Thursday, 13 November 2008


This is really just an observation, and a highly subjective one at that. To any die-hard ASP.NET traditionalist out there: This isn't meant as an attack, so don't take it as one.

I've been working on the ASP.NET MVC framework together with my buddy Steve for a while now and we've been trying out a lot of different things while getting to grips with this new (and much better) way of doing things. We've been trying to establish our own patterns for developing MVC applications, and while doing so we have experimented and written a lot of code, and very few tests.

During this phase of experimentation I truly came to love the MVC framework for its flexibility and elegance, but for some reason I had this nagging feeling that all was not well. It was a familiar feeling, too, and one that I associate specifically with web development. But I couldn't put my finger on it.

Then just a couple of days ago I realised what it was. We'd decided to start building in earnest, and using the MVC framework in anger. Nothing would be written unless it was tested. And after a couple of hours of intense controller-testing I suddenly realised that the uneasy feeling was gone, and in its place was a feeling of security and contentment.

What I'd felt before was the same feeling I always had when writing ASP.NET applications. Things just felt brittle and ready to break. I could go to any length in order to ensure that the application did what it should, worked like intended, and would fail gracefully - but somehow that feeling of brittleness never went away completely. I didn't have any tests, no way of verifying that I was still on the right path, the straight and narrow. And writing MVC applications without tests gave me that same feeling because really, I was no better off.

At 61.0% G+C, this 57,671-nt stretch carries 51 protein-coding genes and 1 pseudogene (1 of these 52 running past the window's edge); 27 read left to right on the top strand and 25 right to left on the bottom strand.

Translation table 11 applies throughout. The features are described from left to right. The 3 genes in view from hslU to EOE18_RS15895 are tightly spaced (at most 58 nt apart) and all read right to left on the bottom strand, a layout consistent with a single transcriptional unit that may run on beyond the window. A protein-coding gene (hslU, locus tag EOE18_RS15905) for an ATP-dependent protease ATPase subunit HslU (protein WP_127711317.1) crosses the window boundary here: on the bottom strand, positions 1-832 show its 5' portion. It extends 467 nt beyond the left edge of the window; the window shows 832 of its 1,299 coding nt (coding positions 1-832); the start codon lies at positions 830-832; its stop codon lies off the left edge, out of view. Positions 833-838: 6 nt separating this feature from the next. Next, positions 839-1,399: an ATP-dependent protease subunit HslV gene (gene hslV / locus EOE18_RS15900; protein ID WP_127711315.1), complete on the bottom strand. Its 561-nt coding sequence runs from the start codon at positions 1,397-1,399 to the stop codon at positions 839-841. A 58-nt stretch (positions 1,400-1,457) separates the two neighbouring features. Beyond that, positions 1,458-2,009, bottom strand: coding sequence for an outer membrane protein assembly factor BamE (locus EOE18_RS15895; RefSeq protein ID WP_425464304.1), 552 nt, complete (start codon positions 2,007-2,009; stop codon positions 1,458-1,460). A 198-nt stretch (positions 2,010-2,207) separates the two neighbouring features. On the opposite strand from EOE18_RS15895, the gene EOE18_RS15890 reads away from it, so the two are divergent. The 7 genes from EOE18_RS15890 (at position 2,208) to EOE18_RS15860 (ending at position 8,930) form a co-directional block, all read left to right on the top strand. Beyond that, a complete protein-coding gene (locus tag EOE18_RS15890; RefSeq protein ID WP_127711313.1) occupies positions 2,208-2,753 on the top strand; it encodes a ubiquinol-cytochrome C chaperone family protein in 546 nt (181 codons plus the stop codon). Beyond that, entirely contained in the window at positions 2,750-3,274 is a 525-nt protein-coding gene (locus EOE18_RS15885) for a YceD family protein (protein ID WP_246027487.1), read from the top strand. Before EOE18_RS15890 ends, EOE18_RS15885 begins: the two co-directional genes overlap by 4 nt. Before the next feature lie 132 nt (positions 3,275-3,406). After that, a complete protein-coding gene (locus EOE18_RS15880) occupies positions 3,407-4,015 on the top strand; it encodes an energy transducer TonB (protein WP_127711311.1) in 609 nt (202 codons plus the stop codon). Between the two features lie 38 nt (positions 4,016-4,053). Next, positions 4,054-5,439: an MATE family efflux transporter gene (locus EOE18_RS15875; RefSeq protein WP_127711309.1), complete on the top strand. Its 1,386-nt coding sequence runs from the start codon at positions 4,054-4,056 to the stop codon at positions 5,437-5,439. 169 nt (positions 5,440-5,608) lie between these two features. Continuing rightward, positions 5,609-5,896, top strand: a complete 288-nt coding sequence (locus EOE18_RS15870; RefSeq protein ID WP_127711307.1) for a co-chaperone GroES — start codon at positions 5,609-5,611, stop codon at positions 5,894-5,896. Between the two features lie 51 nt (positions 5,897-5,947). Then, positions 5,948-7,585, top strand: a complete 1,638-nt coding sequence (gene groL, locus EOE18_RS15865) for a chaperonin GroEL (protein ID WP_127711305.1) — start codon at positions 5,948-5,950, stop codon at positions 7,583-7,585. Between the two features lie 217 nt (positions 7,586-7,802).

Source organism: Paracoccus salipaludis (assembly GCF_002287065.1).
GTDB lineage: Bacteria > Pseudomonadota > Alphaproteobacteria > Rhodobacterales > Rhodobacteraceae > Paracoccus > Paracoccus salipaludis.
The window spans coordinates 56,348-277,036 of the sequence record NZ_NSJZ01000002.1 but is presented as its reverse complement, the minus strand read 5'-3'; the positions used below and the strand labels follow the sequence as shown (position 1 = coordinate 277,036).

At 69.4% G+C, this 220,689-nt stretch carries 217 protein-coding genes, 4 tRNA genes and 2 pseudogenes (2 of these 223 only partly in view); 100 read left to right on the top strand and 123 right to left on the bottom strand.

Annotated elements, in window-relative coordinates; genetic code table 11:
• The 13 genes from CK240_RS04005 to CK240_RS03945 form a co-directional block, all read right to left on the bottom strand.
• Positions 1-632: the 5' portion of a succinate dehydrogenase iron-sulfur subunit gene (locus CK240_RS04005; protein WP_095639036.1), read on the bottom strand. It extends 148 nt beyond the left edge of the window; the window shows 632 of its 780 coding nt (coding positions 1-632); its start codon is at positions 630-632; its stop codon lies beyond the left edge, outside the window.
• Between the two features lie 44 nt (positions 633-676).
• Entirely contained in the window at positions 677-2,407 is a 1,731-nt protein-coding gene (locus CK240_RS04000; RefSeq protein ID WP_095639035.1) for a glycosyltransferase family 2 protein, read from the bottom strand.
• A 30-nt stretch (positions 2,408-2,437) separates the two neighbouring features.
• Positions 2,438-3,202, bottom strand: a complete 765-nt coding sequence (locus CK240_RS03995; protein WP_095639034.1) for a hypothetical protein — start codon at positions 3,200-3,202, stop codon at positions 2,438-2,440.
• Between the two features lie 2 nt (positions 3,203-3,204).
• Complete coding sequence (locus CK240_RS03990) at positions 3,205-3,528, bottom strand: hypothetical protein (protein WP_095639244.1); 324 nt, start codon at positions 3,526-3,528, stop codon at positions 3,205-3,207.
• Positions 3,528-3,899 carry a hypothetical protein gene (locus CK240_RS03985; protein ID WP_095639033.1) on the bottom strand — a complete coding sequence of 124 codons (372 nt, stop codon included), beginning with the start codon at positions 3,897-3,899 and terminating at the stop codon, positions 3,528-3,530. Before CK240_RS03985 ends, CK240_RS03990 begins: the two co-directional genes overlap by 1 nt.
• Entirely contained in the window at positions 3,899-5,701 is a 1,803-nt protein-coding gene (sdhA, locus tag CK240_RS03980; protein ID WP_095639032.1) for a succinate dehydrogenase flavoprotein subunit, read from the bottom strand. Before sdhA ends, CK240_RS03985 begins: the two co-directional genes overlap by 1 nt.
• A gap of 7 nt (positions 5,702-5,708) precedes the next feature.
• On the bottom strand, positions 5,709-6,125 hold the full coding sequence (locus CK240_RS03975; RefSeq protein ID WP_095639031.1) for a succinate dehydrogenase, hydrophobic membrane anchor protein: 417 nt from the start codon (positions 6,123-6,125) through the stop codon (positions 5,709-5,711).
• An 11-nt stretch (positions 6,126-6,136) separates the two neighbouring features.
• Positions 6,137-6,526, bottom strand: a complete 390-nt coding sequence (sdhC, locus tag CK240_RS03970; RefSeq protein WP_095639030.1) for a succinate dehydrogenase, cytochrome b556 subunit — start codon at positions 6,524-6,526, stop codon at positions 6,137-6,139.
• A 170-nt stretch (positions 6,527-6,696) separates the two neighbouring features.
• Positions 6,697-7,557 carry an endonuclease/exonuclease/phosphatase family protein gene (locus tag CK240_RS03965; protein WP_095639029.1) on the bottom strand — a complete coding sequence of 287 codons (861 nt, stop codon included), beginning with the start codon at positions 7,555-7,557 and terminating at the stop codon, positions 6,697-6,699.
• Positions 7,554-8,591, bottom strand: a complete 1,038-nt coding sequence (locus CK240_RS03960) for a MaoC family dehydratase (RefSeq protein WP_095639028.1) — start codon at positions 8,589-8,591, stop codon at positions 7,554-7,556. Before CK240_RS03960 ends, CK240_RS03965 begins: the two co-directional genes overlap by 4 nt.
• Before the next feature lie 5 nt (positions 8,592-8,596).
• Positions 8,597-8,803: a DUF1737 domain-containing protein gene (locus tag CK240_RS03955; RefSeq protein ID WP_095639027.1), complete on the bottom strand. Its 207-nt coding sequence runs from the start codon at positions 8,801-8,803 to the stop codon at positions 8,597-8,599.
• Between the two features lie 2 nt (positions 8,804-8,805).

With the introduction of tests that feeling of brittleness disappeared and instead the application felt robust. Solid. Stable. Reliable. Add any number of synonyms. If you believe in TDD you know what I'm talking about.

I don't know if there's a moral to this story, but the realisation I had has confirmed to me yet again how correct it is to develop everything with tests first. There simply isn't another way.

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